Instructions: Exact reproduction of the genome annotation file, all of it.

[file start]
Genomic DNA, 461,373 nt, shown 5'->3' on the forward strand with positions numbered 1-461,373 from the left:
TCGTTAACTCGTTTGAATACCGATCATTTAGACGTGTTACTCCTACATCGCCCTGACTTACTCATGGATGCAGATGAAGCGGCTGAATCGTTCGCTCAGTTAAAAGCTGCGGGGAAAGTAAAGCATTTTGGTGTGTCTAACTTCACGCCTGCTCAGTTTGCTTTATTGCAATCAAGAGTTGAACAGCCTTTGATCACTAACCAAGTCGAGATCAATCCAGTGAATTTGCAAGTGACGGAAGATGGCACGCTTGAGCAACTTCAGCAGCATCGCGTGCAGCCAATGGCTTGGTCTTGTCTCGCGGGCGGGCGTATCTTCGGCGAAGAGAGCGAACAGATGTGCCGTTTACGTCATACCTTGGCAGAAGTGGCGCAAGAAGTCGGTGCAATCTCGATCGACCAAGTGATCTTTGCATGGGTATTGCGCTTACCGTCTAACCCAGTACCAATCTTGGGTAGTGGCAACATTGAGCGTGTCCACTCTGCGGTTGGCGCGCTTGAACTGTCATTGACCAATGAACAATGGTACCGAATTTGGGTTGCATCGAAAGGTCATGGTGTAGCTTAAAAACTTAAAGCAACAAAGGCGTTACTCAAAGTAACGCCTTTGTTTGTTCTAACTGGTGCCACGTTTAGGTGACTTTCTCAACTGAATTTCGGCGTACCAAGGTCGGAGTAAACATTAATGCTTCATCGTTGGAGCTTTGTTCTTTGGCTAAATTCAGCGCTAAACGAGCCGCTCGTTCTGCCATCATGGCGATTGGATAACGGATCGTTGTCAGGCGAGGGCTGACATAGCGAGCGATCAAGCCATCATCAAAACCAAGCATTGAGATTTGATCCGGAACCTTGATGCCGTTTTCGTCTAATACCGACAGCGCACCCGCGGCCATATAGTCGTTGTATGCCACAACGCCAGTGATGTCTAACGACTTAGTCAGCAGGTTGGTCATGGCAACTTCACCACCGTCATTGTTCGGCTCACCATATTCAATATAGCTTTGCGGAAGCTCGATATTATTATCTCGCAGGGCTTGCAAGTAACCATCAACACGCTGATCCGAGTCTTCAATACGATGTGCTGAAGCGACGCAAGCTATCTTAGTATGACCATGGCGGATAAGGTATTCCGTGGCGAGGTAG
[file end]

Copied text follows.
Genomic DNA, 461,373 nt, shown 5'->3' on the forward strand with positions numbered 1-461,373 from the left:
TCGTTAACTCGTTTGAATACCGATCATTTAGACGTGTTACTCCTACATCGCCCTGACTTACTCATGGATGCAGATGAAGCGGCTGAATCGTTCGCTCAGTTAAAAGCTGCGGGGAAAGTAAAGCATTTTGGTGTGTCTAACTTCACGCCTGCTCAGTTTGCTTTATTGCAATCAAGAGTTGAACAGCCTTTGATCACTAACCAAGTCGAGATCAATCCAGTGAATTTGCAAGTGACGGAAGATGGCACGCTTGAGCAACTTCAGCAGCATCGCGTGCAGCCAATGGCTTGGTCTTGTCTCGCGGGCGGGCGTATCTTCGGCGAAGAGAGCGAACAGATGTGCCGTTTACGTCATACCTTGGCAGAAGTGGCGCAAGAAGTCGGTGCAATCTCGATCGACCAAGTGATCTTTGCATGGGTATTGCGCTTACCGTCTAACCCAGTACCAATCTTGGGTAGTGGCAACATTGAGCGTGTCCACTCTGCGGTTGGCGCGCTTGAACTGTCATTGACCAATGAACAATGGTACCGAATTTGGGTTGCATCGAAAGGTCATGGTGTAGCTTAAAAACTTAAAGCAACAAAGGCGTTACTCAAAGTAACGCCTTTGTTTGTTCTAACTGGTGCCACGTTTAGGTGACTTTCTCAACTGAATTTCGGCGTACCAAGGTCGGAGTAAACATTAATGCTTCATCGTTGGAGCTTTGTTCTTTGGCTAAATTCAGCGCTAAACGAGCCGCTCGTTCTGCCATCATGGCGATTGGATAACGGATCGTTGTCAGGCGAGGGCTGACATAGCGAGCGATCAAGCCATCATCAAAACCAAGCATTGAGATTTGATCCGGAACCTTGATGCCGTTTTCGTCTAATACCGACAGCGCACCCGCGGCCATATAGTCGTTGTATGCCACAACGCCAGTGATGTCTAACGACTTAGTCAGCAGGTTGGTCATGGCAACTTCACCACCGTCATTGTTCGGCTCACCATATTCAATATAGCTTTGCGGAAGCTCGATATTATTATCTCGCAGGGCTTGCAAGTAACCATCAACACGCTGATCCGAGTCTTCAATACGATGTGCTGAAGCGACGCAAGCTATCTTAGTATGACCATGGCGGATAAGGTATTCCGTGGCGAGGTAG